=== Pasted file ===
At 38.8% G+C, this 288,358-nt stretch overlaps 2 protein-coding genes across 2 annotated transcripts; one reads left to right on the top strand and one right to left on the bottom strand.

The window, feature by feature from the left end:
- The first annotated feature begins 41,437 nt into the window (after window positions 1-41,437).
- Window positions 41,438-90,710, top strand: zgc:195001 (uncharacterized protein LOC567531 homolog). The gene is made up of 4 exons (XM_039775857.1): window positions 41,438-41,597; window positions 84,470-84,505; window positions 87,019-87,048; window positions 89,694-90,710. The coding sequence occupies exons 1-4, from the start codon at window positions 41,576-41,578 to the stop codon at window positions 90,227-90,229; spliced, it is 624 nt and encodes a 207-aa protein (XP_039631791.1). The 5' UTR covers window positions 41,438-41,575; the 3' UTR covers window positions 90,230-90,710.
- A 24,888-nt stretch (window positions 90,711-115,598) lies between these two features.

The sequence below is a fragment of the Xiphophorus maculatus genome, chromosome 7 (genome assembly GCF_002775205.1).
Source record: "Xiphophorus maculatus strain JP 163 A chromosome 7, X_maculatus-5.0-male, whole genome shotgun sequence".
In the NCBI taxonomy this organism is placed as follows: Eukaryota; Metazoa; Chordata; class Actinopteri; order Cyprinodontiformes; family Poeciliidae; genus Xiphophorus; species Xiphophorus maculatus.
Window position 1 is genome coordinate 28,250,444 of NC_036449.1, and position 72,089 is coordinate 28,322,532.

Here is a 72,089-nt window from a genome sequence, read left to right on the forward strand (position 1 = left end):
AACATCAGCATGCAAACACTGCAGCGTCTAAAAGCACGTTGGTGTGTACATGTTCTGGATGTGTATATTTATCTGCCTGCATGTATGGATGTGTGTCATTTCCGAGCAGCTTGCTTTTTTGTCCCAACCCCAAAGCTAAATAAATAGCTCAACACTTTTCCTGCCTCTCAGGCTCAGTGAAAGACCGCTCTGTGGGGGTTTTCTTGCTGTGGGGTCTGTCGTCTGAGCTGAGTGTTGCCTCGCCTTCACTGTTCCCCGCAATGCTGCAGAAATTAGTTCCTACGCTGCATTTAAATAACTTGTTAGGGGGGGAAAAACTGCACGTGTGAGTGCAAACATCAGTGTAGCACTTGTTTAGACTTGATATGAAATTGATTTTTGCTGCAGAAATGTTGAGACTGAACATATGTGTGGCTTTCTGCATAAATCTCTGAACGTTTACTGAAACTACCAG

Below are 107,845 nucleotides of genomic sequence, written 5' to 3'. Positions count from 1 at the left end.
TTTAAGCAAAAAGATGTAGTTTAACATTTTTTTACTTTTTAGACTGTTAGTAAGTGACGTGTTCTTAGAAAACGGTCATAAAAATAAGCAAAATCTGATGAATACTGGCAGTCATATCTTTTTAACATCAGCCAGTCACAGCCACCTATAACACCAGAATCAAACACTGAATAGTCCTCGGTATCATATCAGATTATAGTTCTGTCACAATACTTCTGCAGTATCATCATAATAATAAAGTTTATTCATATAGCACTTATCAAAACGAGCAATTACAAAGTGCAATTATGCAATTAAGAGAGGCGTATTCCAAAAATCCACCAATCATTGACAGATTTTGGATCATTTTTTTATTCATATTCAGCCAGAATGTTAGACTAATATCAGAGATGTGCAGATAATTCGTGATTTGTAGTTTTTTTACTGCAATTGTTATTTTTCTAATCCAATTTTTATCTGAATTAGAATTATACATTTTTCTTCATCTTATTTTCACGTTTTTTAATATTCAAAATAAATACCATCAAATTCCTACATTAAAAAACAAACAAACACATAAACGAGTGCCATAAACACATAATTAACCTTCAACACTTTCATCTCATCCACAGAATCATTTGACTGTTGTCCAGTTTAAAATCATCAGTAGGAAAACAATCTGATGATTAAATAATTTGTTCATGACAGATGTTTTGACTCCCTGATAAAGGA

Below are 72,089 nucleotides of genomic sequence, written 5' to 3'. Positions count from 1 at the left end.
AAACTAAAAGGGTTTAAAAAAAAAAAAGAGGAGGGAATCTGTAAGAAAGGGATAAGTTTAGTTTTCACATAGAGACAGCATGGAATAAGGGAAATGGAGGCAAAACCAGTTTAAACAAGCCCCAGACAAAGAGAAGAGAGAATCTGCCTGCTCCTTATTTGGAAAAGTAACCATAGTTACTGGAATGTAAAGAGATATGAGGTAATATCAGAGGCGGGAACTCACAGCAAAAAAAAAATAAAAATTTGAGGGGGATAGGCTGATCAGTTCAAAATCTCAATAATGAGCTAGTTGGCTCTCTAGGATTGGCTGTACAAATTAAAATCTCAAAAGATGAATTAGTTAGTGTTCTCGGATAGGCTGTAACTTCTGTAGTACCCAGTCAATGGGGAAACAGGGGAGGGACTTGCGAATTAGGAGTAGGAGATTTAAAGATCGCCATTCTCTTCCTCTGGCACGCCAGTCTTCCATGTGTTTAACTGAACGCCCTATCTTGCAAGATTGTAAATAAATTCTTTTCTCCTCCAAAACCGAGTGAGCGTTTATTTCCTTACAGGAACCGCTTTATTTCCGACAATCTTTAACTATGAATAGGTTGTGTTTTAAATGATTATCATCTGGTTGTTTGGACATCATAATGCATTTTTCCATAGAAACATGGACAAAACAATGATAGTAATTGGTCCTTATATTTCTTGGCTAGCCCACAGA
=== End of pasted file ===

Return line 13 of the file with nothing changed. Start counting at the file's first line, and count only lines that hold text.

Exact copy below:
TTTAAGCAAAAAGATGTAGTTTAACATTTTTTTACTTTTTAGACTGTTAGTAAGTGACGTGTTCTTAGAAAACGGTCATAAAAATAAGCAAAATCTGATGAATACTGGCAGTCATATCTTTTTAACATCAGCCAGTCACAGCCACCTATAACACCAGAATCAAACACTGAATAGTCCTCGGTATCATATCAGATTATAGTTCTGTCACAATACTTCTGCAGTATCATCATAATAATAAAGTTTATTCATATAGCACTTATCAAAACGAGCAATTACAAAGTGCAATTATGCAATTAAGAGAGGCGTATTCCAAAAATCCACCAATCATTGACAGATTTTGGATCATTTTTTTATTCATATTCAGCCAGAATGTTAGACTAATATCAGAGATGTGCAGATAATTCGTGATTTGTAGTTTTTTTACTGCAATTGTTATTTTTCTAATCCAATTTTTATCTGAATTAGAATTATACATTTTTCTTCATCTTATTTTCACGTTTTTTAATATTCAAAATAAATACCATCAAATTCCTACATTAAAAAACAAACAAACACATAAACGAGTGCCATAAACACATAATTAACCTTCAACACTTTCATCTCATCCACAGAATCATTTGACTGTTGTCCAGTTTAAAATCATCAGTAGGAAAACAATCTGATGATTAAATAATTTGTTCATGACAGATGTTTTGACTCCCTGATAAAGGA